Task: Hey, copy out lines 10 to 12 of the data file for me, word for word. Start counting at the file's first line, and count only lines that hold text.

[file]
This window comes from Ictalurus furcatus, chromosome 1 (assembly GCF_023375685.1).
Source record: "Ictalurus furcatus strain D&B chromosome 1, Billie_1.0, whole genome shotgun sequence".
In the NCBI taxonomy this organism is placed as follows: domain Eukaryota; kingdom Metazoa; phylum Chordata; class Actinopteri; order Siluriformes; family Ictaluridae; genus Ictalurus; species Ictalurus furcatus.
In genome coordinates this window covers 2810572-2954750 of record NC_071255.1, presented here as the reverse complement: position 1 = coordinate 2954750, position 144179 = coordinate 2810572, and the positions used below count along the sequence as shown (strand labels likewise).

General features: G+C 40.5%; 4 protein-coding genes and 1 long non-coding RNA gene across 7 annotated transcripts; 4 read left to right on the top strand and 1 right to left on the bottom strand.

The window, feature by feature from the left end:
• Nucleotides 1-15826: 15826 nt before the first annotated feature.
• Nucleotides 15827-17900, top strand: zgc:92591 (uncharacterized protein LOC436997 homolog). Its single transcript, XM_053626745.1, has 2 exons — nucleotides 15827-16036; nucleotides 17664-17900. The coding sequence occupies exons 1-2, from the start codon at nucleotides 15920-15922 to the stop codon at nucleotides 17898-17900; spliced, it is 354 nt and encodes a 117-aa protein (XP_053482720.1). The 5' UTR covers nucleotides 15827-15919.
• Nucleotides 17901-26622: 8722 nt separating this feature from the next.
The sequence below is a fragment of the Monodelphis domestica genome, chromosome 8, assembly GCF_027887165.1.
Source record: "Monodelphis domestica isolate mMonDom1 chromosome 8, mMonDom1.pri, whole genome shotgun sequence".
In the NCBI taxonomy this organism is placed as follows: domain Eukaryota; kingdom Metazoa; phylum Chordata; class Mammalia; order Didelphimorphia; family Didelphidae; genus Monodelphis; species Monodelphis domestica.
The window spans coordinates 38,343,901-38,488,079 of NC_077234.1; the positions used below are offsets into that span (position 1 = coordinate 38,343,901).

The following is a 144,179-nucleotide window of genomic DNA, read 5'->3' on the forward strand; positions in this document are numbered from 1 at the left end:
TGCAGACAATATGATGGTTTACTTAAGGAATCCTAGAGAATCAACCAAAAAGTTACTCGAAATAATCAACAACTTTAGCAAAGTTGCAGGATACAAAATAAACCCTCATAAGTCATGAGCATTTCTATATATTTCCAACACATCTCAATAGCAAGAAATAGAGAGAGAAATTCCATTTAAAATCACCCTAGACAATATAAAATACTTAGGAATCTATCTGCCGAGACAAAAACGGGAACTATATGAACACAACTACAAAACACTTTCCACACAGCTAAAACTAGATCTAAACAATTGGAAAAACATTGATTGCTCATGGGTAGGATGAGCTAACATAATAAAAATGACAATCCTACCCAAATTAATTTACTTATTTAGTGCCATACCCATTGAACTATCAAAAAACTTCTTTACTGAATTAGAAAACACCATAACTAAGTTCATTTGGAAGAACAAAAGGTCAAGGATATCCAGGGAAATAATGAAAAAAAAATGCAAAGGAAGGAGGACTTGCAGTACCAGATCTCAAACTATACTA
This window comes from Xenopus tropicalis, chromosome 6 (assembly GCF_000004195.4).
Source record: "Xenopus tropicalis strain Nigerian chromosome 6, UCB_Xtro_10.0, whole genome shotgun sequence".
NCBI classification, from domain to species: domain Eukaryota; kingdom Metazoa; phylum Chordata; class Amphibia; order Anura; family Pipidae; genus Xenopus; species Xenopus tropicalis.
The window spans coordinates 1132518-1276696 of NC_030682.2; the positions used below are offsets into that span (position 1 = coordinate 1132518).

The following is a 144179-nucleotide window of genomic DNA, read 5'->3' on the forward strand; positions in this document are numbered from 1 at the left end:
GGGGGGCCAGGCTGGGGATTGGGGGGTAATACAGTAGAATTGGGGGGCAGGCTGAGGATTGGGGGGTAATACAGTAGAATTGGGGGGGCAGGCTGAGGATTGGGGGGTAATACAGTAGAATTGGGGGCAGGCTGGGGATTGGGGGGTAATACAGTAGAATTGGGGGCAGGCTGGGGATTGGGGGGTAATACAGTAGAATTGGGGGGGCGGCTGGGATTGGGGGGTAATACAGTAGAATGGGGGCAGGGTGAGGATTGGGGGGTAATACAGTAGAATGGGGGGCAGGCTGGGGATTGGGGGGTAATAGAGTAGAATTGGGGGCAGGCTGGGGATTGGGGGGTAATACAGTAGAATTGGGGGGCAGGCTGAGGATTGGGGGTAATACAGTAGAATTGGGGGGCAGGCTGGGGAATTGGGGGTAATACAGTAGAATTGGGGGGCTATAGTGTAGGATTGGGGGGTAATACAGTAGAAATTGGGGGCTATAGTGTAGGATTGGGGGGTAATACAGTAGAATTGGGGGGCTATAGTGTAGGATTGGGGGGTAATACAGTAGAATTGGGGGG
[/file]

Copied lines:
The sequence below is a fragment of the Monodelphis domestica genome, chromosome 8, assembly GCF_027887165.1.
Source record: "Monodelphis domestica isolate mMonDom1 chromosome 8, mMonDom1.pri, whole genome shotgun sequence".
In the NCBI taxonomy this organism is placed as follows: domain Eukaryota; kingdom Metazoa; phylum Chordata; class Mammalia; order Didelphimorphia; family Didelphidae; genus Monodelphis; species Monodelphis domestica.